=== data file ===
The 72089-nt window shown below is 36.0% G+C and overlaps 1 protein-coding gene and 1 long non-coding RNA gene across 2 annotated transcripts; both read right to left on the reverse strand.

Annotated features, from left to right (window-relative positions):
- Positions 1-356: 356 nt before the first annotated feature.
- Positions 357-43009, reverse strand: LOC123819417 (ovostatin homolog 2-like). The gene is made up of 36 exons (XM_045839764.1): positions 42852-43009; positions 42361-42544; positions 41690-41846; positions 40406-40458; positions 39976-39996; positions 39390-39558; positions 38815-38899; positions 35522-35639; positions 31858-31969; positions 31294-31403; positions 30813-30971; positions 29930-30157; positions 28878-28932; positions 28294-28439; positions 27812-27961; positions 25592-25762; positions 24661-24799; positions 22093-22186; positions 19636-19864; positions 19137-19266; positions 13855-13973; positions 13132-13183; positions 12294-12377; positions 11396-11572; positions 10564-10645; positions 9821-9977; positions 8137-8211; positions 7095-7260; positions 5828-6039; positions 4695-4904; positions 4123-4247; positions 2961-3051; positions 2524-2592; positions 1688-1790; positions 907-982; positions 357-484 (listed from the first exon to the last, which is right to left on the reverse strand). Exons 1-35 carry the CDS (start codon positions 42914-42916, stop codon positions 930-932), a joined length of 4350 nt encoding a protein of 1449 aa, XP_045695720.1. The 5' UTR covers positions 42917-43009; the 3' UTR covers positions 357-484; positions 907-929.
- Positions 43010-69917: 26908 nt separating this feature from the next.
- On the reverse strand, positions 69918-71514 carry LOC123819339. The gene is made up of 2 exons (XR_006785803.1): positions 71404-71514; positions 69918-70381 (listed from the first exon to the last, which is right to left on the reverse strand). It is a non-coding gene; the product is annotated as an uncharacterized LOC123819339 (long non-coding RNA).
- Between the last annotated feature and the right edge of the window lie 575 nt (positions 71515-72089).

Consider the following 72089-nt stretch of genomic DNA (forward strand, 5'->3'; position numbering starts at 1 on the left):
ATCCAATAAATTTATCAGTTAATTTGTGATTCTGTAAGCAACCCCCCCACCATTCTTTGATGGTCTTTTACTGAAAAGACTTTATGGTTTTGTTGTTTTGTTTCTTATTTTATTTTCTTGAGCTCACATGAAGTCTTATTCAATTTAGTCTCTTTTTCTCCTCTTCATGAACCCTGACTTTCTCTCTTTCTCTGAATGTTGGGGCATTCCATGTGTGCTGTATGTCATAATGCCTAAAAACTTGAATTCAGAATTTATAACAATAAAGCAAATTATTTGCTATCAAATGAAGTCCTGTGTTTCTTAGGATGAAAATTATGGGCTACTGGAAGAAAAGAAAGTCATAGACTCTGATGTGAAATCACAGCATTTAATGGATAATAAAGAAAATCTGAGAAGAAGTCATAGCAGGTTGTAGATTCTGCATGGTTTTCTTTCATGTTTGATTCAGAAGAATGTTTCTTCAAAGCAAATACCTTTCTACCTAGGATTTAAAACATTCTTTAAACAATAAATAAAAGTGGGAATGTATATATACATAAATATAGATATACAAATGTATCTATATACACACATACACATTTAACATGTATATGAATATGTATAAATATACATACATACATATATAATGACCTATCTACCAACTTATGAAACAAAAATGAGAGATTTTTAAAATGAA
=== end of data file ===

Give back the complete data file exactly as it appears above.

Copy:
The 72089-nt window shown below is 36.0% G+C and overlaps 1 protein-coding gene and 1 long non-coding RNA gene across 2 annotated transcripts; both read right to left on the reverse strand.

Annotated features, from left to right (window-relative positions):
- Positions 1-356: 356 nt before the first annotated feature.
- Positions 357-43009, reverse strand: LOC123819417 (ovostatin homolog 2-like). The gene is made up of 36 exons (XM_045839764.1): positions 42852-43009; positions 42361-42544; positions 41690-41846; positions 40406-40458; positions 39976-39996; positions 39390-39558; positions 38815-38899; positions 35522-35639; positions 31858-31969; positions 31294-31403; positions 30813-30971; positions 29930-30157; positions 28878-28932; positions 28294-28439; positions 27812-27961; positions 25592-25762; positions 24661-24799; positions 22093-22186; positions 19636-19864; positions 19137-19266; positions 13855-13973; positions 13132-13183; positions 12294-12377; positions 11396-11572; positions 10564-10645; positions 9821-9977; positions 8137-8211; positions 7095-7260; positions 5828-6039; positions 4695-4904; positions 4123-4247; positions 2961-3051; positions 2524-2592; positions 1688-1790; positions 907-982; positions 357-484 (listed from the first exon to the last, which is right to left on the reverse strand). Exons 1-35 carry the CDS (start codon positions 42914-42916, stop codon positions 930-932), a joined length of 4350 nt encoding a protein of 1449 aa, XP_045695720.1. The 5' UTR covers positions 42917-43009; the 3' UTR covers positions 357-484; positions 907-929.
- Positions 43010-69917: 26908 nt separating this feature from the next.
- On the reverse strand, positions 69918-71514 carry LOC123819339. The gene is made up of 2 exons (XR_006785803.1): positions 71404-71514; positions 69918-70381 (listed from the first exon to the last, which is right to left on the reverse strand). It is a non-coding gene; the product is annotated as an uncharacterized LOC123819339 (long non-coding RNA).
- Between the last annotated feature and the right edge of the window lie 575 nt (positions 71515-72089).

Consider the following 72089-nt stretch of genomic DNA (forward strand, 5'->3'; position numbering starts at 1 on the left):
ATCCAATAAATTTATCAGTTAATTTGTGATTCTGTAAGCAACCCCCCCACCATTCTTTGATGGTCTTTTACTGAAAAGACTTTATGGTTTTGTTGTTTTGTTTCTTATTTTATTTTCTTGAGCTCACATGAAGTCTTATTCAATTTAGTCTCTTTTTCTCCTCTTCATGAACCCTGACTTTCTCTCTTTCTCTGAATGTTGGGGCATTCCATGTGTGCTGTATGTCATAATGCCTAAAAACTTGAATTCAGAATTTATAACAATAAAGCAAATTATTTGCTATCAAATGAAGTCCTGTGTTTCTTAGGATGAAAATTATGGGCTACTGGAAGAAAAGAAAGTCATAGACTCTGATGTGAAATCACAGCATTTAATGGATAATAAAGAAAATCTGAGAAGAAGTCATAGCAGGTTGTAGATTCTGCATGGTTTTCTTTCATGTTTGATTCAGAAGAATGTTTCTTCAAAGCAAATACCTTTCTACCTAGGATTTAAAACATTCTTTAAACAATAAATAAAAGTGGGAATGTATATATACATAAATATAGATATACAAATGTATCTATATACACACATACACATTTAACATGTATATGAATATGTATAAATATACATACATACATATATAATGACCTATCTACCAACTTATGAAACAAAAATGAGAGATTTTTAAAATGAA